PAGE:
Mongolia is situated in an incredibly challenging geographic location. A sparsely populated landlocked country with the population of Berlin, it shares more than 8000 km of borders with two much larger neighbours: Russia to the north and China to the south. All of Mongolia’s exports and imports have to pass through these two countries. Sandwiched between these giants, Mongolia is holding its own as a democracy and is making its influence felt far beyond its own neighbourhood. This is also demonstrated by the first-ever Women Foreign Ministers’ Meeting in Ulan Bator convened by my counterpart Batmunkh Battsetseg. It is the first conference of its kind in Asia to address the issues of feminist foreign policy.
I would like to use the Women Foreign Ministers’ Meeting in Ulan Bator above all to listen to our Asian and African partners and to find out more about their commitment to women’s rights and equality in a direct dialogue with them. For many years, Mongolia has been among the countries seconding the most women to United Nations peacekeeping operations, for example. I am interested in how we can learn from these experiences also for our involvement in UN missions. After all, women’s participation is a barometer of the state of our societies. In places where all people enjoy equal rights and opportunities, everyone benefits.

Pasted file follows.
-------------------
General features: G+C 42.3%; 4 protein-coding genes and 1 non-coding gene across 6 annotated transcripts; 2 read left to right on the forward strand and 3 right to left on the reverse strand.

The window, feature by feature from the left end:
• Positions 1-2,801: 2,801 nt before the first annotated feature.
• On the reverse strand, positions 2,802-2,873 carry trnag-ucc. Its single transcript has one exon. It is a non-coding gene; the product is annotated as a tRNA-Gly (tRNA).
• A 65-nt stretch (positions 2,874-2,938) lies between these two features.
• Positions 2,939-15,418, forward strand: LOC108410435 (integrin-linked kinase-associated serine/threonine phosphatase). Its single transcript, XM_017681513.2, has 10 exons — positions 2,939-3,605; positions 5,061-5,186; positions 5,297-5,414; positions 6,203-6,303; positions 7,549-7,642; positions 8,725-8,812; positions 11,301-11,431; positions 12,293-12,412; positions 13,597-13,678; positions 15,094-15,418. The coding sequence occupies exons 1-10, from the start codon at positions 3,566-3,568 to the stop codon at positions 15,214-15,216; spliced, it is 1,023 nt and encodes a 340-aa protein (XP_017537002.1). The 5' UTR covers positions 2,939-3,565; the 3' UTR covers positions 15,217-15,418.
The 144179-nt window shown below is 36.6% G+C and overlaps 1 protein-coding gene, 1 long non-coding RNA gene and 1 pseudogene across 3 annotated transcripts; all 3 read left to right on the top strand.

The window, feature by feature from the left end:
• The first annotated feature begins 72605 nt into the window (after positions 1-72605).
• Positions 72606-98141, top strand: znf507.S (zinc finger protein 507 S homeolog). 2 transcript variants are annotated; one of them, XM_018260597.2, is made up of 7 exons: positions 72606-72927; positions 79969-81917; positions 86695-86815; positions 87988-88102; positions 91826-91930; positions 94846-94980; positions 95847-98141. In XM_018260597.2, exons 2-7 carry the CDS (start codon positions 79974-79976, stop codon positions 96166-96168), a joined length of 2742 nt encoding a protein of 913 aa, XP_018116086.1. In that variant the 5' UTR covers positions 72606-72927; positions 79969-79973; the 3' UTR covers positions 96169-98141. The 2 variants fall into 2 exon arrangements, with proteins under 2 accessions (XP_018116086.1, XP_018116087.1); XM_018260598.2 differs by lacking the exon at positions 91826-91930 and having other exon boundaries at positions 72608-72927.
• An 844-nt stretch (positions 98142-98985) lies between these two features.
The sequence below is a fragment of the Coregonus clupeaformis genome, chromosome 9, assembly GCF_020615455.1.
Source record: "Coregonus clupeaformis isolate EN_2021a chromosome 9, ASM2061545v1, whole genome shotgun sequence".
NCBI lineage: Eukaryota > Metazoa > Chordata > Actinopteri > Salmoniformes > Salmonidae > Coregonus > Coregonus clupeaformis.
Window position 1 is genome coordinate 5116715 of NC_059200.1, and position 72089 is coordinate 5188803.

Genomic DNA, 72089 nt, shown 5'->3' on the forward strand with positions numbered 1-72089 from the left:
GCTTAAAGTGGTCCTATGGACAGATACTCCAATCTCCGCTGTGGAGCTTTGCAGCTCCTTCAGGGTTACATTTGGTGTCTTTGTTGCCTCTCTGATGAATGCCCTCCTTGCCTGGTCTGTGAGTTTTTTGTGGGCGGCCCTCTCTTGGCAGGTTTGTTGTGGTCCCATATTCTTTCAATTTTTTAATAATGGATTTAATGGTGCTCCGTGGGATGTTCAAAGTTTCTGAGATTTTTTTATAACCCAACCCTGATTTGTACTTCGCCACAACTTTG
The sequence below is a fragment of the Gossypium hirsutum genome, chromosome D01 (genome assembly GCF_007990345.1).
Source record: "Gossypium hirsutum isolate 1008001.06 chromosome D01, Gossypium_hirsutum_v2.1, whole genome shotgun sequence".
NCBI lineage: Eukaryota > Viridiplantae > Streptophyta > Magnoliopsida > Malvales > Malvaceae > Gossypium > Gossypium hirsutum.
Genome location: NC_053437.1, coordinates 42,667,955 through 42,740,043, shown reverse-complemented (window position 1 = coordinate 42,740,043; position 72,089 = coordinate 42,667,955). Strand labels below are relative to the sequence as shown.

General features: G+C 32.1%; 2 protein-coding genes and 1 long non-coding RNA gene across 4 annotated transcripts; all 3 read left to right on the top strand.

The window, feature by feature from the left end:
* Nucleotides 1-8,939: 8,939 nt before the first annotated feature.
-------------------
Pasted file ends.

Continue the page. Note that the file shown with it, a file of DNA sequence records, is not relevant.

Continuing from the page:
Owing to its exposed geographical location, Mongolia is also looking for “third neighbours”, close partners including those far from its own borders with Russia and China. Germany is one such “third neighbour” as the democracies of the world must stand together – above and beyond high mountains and steppes.